Remember when Facebook CEO Mark Zuckerberg recently announced that his new annual personal challenge for 2019 would include participating in a series of discussions about the impact of technology on society? The first such discussion has been held, with Zuckerberg choosing to sit down with Harvard Law professor Jonathan Zittrain to talk about all manner of privacy and tech issues.

At one point, Zuckerberg started making the case that he didn’t think society would ever get to the point where people feel comfortable having a camera in every living room. At which point — yes, you guessed it. Zittrain pointed out that Facebook is selling a hardware product that is literally that very thing.

To back up, Zuckerberg was in the middle of a larger point about making end-to-end encryption a more widespread component of Facebook’s myriad services. “I basically think that if you want to talk in metaphors,” Zuckerberg explained, “messaging is like people’s living room, and we definitely don’t want a society where there’s a camera in everyone’s living room.”

At which point Zittrain replied that, well, that’s exactly what Facebook is trying to do with Portal — sell a product that is a camera in its users’ living rooms (or wherever else they put it).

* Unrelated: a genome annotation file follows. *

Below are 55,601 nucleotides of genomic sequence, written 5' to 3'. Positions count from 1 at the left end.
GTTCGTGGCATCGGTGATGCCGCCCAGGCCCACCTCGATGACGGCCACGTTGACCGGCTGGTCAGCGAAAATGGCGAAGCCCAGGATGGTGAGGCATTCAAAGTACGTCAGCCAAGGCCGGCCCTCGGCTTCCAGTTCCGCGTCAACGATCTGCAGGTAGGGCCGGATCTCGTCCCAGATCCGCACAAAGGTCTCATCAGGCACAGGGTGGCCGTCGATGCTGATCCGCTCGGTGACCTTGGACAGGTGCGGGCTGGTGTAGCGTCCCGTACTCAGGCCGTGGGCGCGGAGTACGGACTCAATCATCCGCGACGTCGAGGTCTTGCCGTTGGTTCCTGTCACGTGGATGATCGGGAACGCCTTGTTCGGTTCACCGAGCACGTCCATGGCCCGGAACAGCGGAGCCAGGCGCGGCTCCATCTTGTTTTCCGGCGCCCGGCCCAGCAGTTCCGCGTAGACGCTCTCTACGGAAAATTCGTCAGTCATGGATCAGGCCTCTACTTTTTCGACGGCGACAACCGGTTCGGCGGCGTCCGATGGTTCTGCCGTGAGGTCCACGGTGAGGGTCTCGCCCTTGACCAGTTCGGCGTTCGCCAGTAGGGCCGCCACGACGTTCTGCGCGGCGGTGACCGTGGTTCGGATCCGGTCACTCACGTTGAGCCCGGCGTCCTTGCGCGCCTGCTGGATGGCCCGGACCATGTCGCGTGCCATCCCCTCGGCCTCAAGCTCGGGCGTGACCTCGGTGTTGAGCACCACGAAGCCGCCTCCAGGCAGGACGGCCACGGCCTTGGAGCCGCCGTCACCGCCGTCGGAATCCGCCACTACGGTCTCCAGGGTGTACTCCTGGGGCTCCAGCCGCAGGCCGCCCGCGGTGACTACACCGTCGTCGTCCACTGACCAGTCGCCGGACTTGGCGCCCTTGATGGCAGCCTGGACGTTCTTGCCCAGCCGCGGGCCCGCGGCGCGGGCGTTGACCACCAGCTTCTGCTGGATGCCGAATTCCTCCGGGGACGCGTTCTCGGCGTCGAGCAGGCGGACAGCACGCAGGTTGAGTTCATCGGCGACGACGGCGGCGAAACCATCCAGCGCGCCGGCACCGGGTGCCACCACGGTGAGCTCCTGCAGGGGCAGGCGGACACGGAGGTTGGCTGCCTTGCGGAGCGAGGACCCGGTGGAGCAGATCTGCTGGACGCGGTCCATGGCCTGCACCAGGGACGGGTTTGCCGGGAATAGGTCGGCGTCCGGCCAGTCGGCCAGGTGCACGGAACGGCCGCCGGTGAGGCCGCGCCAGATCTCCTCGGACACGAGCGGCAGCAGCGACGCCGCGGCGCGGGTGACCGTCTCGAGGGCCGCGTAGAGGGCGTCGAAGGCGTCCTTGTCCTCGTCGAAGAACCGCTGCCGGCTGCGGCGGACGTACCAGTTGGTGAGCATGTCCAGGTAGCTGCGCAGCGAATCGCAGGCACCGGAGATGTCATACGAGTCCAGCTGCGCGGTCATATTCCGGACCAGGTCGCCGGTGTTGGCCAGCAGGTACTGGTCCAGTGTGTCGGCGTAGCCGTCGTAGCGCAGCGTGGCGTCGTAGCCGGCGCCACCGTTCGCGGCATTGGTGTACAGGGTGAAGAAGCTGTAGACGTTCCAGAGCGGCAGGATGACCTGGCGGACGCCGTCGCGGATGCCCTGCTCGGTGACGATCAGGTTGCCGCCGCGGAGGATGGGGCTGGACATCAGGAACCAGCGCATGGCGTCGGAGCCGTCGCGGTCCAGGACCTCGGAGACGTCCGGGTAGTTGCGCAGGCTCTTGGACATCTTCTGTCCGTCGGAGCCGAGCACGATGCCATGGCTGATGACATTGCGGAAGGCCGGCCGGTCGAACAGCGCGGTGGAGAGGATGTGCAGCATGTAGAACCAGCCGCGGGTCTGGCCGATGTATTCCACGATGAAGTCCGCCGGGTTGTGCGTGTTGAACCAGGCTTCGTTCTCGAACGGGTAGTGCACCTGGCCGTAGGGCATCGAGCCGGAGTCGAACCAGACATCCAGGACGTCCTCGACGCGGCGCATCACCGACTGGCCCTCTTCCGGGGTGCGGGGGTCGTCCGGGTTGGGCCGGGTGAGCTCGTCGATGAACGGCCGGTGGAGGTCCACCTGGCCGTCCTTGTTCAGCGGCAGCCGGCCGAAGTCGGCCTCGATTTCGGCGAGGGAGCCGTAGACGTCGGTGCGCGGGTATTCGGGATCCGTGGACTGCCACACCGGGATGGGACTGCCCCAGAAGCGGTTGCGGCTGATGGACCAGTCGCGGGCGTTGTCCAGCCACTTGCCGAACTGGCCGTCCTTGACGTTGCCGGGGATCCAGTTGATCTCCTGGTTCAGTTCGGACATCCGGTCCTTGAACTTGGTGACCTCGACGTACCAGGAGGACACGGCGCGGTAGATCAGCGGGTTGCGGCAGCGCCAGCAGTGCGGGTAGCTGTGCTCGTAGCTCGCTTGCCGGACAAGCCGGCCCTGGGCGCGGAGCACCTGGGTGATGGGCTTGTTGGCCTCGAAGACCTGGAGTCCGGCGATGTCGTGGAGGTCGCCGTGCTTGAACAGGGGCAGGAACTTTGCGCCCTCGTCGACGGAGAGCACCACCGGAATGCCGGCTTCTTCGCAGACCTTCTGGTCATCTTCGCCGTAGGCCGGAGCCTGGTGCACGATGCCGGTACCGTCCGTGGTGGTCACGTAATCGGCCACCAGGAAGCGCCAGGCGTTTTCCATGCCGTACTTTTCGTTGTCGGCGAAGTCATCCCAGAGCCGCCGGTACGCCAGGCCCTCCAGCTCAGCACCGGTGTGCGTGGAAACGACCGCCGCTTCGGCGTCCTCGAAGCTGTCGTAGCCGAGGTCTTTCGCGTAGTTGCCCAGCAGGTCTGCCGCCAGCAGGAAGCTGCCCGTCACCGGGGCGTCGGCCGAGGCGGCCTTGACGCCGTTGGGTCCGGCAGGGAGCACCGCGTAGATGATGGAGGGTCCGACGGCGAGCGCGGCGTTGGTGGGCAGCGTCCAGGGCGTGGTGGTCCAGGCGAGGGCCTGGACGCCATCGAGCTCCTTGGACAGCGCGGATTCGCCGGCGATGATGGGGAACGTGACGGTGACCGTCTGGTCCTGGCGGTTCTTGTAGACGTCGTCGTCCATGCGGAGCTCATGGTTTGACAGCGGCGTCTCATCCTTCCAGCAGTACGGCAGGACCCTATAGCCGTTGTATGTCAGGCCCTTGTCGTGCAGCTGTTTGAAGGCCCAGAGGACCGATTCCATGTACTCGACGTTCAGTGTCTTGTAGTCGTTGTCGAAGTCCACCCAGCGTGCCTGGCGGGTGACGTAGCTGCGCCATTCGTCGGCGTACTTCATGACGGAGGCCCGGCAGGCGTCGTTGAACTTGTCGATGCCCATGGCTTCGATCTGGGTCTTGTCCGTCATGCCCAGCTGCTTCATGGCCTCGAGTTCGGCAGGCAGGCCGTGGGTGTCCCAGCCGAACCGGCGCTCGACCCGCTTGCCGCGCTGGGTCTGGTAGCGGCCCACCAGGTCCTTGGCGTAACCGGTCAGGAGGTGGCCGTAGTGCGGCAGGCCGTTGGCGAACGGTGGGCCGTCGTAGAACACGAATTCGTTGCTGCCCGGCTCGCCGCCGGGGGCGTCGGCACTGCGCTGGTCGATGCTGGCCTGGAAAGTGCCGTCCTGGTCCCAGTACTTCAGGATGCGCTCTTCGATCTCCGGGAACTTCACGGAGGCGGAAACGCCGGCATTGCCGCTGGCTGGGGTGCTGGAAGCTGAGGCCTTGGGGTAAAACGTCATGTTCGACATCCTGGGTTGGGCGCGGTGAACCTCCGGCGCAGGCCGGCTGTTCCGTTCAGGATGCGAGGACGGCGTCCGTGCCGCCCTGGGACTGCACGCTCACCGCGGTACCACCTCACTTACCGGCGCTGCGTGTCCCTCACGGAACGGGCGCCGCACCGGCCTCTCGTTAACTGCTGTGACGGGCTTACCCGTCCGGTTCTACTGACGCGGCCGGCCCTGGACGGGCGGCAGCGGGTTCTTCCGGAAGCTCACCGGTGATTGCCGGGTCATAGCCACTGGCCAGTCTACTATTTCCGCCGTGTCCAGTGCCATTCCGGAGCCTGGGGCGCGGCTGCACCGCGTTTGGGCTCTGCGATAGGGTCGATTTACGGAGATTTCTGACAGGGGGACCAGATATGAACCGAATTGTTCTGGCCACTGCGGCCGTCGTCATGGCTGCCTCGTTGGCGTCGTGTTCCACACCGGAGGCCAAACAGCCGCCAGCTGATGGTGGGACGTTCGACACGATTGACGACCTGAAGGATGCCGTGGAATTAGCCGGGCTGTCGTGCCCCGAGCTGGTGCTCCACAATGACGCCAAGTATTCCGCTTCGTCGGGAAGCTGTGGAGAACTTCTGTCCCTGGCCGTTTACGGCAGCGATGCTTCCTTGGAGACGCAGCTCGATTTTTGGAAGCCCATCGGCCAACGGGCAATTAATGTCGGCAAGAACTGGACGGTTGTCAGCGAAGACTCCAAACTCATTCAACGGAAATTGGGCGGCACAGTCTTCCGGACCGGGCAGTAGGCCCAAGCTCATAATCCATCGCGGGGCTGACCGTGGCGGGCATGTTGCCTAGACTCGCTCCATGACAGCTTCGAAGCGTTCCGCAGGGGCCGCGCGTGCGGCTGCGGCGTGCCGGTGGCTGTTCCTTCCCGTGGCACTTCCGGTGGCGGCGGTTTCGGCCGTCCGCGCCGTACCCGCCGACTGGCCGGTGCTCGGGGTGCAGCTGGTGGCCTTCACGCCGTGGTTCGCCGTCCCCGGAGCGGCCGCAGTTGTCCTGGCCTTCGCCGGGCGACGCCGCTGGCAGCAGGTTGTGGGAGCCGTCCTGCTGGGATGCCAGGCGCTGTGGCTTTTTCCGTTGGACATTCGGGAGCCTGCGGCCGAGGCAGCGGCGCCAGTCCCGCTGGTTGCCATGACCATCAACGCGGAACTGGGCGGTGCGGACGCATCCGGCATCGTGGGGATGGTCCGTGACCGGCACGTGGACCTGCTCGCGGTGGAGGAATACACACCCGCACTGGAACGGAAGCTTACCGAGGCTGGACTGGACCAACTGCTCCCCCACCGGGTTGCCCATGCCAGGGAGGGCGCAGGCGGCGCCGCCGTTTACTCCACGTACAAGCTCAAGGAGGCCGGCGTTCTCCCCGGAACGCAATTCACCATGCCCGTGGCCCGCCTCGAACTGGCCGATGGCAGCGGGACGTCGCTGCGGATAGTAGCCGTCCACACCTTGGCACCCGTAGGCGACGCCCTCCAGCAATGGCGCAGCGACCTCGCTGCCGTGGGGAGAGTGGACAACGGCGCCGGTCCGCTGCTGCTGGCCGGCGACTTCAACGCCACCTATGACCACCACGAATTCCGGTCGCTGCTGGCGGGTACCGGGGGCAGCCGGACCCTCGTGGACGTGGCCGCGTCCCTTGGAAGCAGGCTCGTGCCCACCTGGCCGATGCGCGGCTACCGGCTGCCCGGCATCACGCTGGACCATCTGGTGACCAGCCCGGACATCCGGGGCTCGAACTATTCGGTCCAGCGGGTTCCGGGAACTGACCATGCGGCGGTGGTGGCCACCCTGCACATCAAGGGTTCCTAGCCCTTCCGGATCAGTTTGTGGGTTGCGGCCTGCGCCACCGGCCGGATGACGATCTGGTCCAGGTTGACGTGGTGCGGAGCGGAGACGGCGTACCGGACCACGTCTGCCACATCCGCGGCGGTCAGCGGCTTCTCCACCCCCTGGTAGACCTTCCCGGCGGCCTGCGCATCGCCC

Zuckerberg laughed and quickly pivoted. “That is I guess… yeah. Although that would be encrypted.”

You may have started to see TV commercials for Portal, Facebook’s video chat device it released late last year and for which the social networking giant actually worked with Hollywood filmmakers to cook up one of its signature elements. Thanks to a “smart camera” system, the device always keeps the person who’s talking in-frame, smoothly and automatically tracking them even when the person moves around.

Zuck’s Portal comment, of course, was an inadvertent slip-up and only one part of what arguably was a substantive exchange. In a post on his personal Facebook page that shared video of this discussion, Zuckerberg said the two men talked about everything from encryption to fighting misinformation, as well as business models, privacy innovation and future areas for research.

The discussion went on for almost two hours and didn’t even cover everything they hoped to. You can watch the full exchange below: